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Issue #18
May, 2011

Aboriginal Presence in our Schools – Lakehead Public Schools – A Guide for Staff

Source: Lakehead Public Schools
Focus: School staff and Administrators

Summary: This handbook entitled “Aboriginal Presence in Our Schools: A Guide for Staff” is prepared for Lakehead Public Schools’ staff and administrators. The objective is to build Aboriginal cultural awareness by providing background information to staff and administrators on Aboriginal heritage and traditions, cultural teachings, celebrations, treaties, terminology, best practices and community linkages to Aboriginal community agencies.

Factors that can contribute to Aboriginal student success are teaching strategies to Aboriginal learner needs, curriculum with an Aboriginal perspective, sound counselling and support services, a school environment that will make everyone feel welcome, parental engagement and an understanding of Aboriginal cultures, histories and perspectives which will allow sensitivity to Aboriginal education needs.

Lakehead Public Schools is committed to improving and supporting Aboriginal student success by focusing on three priorities: 1) Quality Instruction and Assessment 2) School Climate and 3) Parental Engagement.

Where we live – Who we are

Source: Parks Canada
Focus: Grades 7-10

Summary: The heritage and history of some Canadians go back much further in Canada than those of others. These first inhabitants developed technologies that enabled them to live in balance with the environment in which they lived. In each region of the country, they developed different cultures and ways of life, depending in part on the climate and the natural resources available to them. This activity explores the history of how different Aboriginal groups interacted with the environment in which they lived. Aboriginal peoples of Canada adapted to change in the past, and continue to do so today.

In this activity, students will:

  • understand different types of human-environment interaction
  • explain how the interrelationships between humans and their environment shape the characteristics of both the people and the environment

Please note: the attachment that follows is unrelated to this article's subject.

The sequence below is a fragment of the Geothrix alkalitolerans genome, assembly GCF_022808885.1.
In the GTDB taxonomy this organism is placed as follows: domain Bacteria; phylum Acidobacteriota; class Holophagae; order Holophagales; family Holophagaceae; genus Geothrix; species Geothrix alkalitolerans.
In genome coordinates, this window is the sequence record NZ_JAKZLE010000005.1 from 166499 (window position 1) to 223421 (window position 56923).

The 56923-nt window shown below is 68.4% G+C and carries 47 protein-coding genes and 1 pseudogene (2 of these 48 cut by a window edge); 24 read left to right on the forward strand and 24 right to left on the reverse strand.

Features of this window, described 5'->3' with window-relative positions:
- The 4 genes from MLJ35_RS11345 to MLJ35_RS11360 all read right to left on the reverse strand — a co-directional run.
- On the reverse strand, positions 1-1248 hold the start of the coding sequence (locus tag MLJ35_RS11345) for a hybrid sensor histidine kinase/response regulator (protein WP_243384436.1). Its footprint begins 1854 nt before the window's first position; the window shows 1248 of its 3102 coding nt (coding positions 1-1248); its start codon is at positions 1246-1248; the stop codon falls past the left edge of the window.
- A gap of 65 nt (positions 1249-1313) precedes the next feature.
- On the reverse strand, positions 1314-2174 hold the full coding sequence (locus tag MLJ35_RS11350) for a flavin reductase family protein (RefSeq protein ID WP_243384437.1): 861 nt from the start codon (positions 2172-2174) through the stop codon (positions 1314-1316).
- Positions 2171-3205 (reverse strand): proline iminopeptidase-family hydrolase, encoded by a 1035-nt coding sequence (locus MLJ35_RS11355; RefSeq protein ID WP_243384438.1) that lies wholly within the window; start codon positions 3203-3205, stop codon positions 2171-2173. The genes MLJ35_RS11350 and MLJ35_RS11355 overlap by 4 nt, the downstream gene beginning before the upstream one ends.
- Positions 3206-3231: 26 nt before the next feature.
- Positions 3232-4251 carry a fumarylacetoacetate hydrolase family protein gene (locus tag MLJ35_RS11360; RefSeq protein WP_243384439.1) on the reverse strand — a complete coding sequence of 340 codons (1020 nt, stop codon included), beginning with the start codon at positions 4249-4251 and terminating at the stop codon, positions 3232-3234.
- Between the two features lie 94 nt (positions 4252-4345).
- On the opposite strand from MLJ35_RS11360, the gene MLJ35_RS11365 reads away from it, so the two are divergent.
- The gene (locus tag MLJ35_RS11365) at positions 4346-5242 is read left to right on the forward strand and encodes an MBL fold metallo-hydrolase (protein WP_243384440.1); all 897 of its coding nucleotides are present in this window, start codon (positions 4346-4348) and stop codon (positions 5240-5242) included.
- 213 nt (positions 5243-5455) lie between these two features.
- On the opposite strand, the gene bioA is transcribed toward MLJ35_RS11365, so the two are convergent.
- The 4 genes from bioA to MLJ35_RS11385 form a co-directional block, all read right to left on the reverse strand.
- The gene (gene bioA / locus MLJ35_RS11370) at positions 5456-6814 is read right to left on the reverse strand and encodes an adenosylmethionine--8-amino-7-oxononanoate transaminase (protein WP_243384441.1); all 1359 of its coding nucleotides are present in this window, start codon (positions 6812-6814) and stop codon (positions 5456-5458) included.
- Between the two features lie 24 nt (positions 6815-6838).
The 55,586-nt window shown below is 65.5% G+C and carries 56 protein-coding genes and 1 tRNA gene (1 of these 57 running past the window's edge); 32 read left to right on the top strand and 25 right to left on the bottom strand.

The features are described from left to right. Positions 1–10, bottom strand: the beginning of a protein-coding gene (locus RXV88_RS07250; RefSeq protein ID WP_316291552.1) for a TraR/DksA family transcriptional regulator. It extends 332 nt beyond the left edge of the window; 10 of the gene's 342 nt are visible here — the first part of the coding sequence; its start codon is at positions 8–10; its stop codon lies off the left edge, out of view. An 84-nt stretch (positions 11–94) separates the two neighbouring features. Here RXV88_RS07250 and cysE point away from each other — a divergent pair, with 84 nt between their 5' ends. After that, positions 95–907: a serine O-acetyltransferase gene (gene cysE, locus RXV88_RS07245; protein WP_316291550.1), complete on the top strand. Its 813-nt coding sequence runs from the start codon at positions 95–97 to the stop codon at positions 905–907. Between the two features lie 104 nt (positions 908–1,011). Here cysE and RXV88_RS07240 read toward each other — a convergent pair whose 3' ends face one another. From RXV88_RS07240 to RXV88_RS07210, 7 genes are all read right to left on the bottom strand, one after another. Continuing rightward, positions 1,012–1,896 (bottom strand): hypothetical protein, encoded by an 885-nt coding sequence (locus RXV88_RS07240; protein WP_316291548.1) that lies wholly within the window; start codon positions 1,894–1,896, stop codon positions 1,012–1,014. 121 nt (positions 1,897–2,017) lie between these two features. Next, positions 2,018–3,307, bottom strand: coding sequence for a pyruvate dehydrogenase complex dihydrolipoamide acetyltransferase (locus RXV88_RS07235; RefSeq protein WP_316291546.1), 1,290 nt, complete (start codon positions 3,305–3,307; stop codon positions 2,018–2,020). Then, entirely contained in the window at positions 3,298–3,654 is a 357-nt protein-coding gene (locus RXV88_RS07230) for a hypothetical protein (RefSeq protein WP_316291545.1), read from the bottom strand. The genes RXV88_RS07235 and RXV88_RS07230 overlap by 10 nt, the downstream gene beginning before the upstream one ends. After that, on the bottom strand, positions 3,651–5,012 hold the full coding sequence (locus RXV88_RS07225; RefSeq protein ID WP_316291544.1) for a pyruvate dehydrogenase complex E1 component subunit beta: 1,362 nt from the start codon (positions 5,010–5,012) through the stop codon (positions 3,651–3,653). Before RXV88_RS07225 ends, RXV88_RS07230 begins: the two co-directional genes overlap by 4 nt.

• analyze how the characteristics of regions of the country can explain similarities and differences of people
  • communicate learning in a computer slide show presentation

First Nations Education Governance: A Fractured Mirror

Source: Canadian Journal of Educational Administration and Policy, Issue #97, December 10, 2009. Sheila Carr-Stewart, University of Saskatchewan and Larry Steeves, University of Regina
Focus: Teacher, educators and interested researchers

Summary: The purpose of this paper is to provide a legislative and policy analysis of First Nations educational governance within Canada. While the Constitutional Act, 1982, and the numbered treaties, 1871-1910, articulated Canada and the Crown’s responsibility to provide educational services for First Nations people, the provision of education, the authors argue has lacked foresight and focus on continued improvement. Despite the federal government’s intent to provide a comparable system of education to that provided by provincial systems for Canadian children, the delivery of First Nation education is a fractured image of the provincial system and does not furthermore build on the Indigenous education practices, culture and languages of Canada’s First peoples.

Omàmiwininì Pimàdjwowin – The Algonquin Way Cultural Centre: Learning Centre for Teachers and Educators

Source: Omàmiwininì Pimàdjwowin is both a Non-Profit Corporation and a Registered Charity, established in 2002 through consultation with the First Nation’s membership and agreement with the Council of the Algonquins of Pikwàkanagàn.
Focus: Teachers and Educators

Summary: The Omàmiwininì Pimàdjwowin mission is to revitalize, reintegrate, enhance and protect the cultural traditions, customs, practices, heritage, language and arts of the Algonquin Nation. This site is full of information, digital presentations and narratives about the Algonquin people.